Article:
Olympic National Park, one of America’s "crown jewel" national parks, offers everything from mountaintops to ocean beaches. Millions of people visit each year to enjoy activities ranging from boating and fishing to backpacking and night sky programs.
Washington State Parks manages numerous state parks with access to the ocean and lowlands on the Olympic Peninsula. Find out information about activities, programs, permits, reservations, and more.
U.S Fish and Wildlife manages the Washington Maritime National Wildlife Refuge Complex, including Flattery Rocks, Quillayute Needles, and Copalis national wildlife refuges. The rocks and islands along Washington's outer coast provide vital habitat for nesting and migrating bird populations. These are home to some of the country's largest seabird breeding populations. Marine mammals feed in the waters surrounding the islands and rest on reefs and rocks.
Olympic National Forest offers an unique opportunity to hike a mountain for great 360 degree views, explore the only temperate rainforest in the lower 48 states, and camp right along one of the many pristine bodies of water.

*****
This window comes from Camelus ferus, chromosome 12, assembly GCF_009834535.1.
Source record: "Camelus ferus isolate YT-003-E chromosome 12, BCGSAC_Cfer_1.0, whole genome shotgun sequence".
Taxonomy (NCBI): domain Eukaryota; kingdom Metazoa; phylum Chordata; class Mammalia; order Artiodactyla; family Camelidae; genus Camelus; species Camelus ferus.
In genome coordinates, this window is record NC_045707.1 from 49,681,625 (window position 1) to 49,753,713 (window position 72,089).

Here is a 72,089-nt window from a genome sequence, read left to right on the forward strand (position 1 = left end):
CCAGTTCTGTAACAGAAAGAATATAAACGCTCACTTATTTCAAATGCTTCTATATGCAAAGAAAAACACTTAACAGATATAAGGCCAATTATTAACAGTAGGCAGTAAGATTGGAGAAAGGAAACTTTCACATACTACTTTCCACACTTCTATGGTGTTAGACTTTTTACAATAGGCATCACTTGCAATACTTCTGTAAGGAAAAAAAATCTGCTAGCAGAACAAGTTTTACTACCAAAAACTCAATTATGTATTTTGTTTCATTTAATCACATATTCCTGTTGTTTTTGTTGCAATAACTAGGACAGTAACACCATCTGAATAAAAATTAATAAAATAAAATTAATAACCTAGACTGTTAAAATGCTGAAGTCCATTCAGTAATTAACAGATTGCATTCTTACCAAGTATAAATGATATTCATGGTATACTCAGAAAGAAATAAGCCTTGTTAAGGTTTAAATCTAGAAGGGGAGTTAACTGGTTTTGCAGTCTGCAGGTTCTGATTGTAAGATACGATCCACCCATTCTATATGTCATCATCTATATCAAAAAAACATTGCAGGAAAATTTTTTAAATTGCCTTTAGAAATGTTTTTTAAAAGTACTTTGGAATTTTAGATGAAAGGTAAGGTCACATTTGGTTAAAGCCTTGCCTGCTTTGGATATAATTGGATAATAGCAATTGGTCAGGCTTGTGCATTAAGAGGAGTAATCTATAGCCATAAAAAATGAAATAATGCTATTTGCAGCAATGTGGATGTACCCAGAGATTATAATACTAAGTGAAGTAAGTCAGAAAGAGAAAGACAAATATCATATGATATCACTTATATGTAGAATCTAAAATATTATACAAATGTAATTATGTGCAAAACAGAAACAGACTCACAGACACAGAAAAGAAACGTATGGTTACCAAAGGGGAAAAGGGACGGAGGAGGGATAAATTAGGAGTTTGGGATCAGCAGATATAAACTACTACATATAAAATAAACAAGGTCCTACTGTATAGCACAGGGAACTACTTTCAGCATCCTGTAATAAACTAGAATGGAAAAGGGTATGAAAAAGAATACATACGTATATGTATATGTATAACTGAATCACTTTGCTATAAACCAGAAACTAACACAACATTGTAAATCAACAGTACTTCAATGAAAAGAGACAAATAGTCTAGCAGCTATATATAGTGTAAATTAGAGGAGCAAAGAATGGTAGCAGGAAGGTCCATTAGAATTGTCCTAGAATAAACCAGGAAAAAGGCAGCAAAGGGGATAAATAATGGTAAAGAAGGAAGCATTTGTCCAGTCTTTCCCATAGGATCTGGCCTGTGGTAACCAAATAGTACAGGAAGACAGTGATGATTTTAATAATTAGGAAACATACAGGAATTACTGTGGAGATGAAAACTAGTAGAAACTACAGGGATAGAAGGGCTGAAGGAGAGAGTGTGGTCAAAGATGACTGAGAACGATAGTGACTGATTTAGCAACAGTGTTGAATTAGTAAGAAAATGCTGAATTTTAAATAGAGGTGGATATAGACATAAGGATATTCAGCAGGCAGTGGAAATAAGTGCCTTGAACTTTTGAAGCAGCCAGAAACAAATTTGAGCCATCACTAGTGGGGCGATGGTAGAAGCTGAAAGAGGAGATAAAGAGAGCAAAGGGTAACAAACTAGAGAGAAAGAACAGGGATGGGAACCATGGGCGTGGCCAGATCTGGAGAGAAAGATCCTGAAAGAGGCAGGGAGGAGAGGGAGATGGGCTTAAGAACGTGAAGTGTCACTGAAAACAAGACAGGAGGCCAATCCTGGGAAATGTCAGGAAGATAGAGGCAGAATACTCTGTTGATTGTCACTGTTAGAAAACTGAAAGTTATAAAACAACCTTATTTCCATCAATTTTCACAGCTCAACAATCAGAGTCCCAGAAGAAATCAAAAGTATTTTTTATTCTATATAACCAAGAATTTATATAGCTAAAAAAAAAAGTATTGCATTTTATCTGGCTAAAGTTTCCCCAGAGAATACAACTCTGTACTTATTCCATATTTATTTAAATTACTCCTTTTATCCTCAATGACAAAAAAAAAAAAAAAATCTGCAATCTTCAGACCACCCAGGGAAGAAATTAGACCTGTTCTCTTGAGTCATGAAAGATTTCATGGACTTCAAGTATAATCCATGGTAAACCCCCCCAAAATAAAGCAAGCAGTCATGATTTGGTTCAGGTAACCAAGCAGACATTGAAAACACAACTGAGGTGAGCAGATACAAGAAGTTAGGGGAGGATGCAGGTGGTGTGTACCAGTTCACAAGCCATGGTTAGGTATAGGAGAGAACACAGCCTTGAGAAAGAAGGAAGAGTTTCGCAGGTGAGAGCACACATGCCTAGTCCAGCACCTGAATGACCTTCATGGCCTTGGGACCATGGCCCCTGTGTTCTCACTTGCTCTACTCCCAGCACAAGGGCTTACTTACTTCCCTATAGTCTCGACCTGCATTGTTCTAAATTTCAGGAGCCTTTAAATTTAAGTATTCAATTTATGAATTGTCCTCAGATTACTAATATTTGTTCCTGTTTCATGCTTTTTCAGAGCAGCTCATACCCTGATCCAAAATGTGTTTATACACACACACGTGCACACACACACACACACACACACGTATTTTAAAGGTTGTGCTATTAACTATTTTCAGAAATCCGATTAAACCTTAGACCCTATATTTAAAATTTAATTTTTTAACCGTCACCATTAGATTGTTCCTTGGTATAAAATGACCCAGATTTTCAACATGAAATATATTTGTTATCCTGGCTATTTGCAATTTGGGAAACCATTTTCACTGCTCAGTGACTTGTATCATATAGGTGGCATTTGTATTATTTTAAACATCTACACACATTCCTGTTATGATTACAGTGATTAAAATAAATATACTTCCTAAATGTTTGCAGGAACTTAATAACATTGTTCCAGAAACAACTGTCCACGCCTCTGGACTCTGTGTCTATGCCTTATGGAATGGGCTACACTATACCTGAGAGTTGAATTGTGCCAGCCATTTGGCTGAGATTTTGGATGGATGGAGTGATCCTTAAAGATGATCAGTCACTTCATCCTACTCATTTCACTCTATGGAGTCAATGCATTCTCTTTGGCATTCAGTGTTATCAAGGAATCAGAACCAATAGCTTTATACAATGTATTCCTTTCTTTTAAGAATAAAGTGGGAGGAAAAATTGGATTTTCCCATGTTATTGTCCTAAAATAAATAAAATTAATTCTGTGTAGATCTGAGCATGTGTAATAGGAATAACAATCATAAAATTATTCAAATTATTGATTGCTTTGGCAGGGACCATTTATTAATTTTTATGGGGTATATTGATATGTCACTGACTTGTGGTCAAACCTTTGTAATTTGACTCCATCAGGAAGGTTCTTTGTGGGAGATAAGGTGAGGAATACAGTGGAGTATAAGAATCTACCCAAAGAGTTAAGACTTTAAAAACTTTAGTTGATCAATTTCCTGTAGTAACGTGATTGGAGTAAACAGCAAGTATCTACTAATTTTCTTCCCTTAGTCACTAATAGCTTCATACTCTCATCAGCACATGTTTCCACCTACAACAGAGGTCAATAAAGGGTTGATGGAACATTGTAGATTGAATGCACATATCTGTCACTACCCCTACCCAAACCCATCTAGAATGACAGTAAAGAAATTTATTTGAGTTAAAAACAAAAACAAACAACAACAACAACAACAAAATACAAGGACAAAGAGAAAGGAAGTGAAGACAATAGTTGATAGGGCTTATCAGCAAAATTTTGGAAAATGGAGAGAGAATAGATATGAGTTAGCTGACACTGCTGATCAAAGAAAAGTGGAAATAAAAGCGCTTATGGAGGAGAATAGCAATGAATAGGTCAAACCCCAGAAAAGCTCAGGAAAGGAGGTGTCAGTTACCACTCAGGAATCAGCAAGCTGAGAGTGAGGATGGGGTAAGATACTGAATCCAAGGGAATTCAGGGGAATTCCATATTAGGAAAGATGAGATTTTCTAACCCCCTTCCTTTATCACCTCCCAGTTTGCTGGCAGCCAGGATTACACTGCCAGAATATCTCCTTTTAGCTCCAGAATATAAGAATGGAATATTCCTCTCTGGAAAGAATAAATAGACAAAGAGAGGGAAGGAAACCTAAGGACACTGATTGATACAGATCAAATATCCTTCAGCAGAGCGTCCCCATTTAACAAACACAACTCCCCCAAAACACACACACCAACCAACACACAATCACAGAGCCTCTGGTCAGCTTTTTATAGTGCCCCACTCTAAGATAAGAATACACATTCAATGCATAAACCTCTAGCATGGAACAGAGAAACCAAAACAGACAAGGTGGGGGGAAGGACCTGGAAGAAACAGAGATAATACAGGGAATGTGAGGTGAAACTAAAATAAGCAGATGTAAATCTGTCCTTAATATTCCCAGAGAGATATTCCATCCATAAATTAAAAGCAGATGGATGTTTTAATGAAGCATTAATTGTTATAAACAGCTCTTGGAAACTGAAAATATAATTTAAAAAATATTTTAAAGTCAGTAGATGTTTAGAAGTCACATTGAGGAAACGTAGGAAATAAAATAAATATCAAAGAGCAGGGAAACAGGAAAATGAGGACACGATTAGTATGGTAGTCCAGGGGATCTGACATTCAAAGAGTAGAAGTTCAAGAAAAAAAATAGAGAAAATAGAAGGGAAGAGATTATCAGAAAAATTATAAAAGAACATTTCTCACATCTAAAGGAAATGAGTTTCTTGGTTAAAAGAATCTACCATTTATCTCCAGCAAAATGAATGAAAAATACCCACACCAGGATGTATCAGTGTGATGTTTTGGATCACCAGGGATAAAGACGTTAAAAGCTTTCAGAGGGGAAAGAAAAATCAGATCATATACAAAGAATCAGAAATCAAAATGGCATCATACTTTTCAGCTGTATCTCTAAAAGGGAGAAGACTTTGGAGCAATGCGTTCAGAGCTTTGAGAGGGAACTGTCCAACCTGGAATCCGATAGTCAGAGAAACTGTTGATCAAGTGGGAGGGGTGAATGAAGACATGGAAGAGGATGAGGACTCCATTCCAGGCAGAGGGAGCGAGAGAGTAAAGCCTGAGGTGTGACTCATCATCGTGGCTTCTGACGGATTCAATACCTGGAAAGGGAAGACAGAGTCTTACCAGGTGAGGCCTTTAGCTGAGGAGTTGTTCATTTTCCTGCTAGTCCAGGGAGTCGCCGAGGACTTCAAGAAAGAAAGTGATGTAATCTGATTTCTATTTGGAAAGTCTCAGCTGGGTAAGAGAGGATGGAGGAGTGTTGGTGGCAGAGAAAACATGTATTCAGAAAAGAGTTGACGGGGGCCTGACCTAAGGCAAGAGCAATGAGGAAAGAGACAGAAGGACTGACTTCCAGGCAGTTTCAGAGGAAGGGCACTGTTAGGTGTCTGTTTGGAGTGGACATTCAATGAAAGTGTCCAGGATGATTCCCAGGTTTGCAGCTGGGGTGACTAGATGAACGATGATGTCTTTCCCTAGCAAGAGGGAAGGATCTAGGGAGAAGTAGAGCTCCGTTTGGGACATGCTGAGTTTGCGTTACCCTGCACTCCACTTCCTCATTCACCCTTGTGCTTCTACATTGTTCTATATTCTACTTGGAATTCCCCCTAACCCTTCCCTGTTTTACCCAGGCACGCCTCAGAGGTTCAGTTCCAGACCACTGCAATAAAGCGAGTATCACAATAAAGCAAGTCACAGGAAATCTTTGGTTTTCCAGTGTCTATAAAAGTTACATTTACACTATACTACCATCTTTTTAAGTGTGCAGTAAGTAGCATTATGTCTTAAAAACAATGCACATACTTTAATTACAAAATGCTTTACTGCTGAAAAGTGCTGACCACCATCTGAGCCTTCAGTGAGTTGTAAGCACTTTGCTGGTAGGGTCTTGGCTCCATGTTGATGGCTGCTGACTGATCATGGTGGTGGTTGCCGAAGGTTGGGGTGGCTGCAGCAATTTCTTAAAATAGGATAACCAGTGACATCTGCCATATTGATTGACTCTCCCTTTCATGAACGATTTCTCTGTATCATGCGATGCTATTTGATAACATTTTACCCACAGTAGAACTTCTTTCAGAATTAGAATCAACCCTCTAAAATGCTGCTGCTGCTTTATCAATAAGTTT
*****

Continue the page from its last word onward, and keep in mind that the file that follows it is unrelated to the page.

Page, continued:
Spanning 3,000 miles of Washington state’s saltwater shoreline, the new Maritime Washington National Heritage Area recognizes our state’s unique and diverse maritime cultures. Learn more about the natural, cultural, and historic resources of this important landscape.
The Whale Trail marks the best wildlife viewing options from shore, with over 100 sights and signs hugging the Pacific coast from British Columbia to Southern California, including Shi Shi Beach, La Push, Destruction Island viewpoint, and Kalaloch beaches.
Set in the northwest corner of the Lower 48 States, the Olympic Peninsula is renowned for its remote beaches and spectacular scenery—whether in the mountains or along the coast. Enjoy webcams on the Olympic Peninsula for a glimpse of the beauty, but plan a visit in person if you want the full experience!
Coastal Tribal Communities
Learn about culture, traditions, and how Native American tribes manage their treaty-protected natural resources first hand by visiting the communities of Neah Bay, La Push, Hoh, and Taholah. Before you go, visit the websites below to get information regarding access areas, amenities, and services available to visitors.
Makah Indian Reservation (Neah Bay)
Quileute Indian Reservation(La Push)
Quinault Indian Reservation(Taholah)
Maps of Olympic Coast National Marine Sanctuary
Olympic Coast National Marine Sanctuary is located in Washington state's northwest corner, where the Strait of Juan de Fuca meets the Pacific Ocean. One hundred thirty-five miles of coastline form the landward boundary for the sanctuary.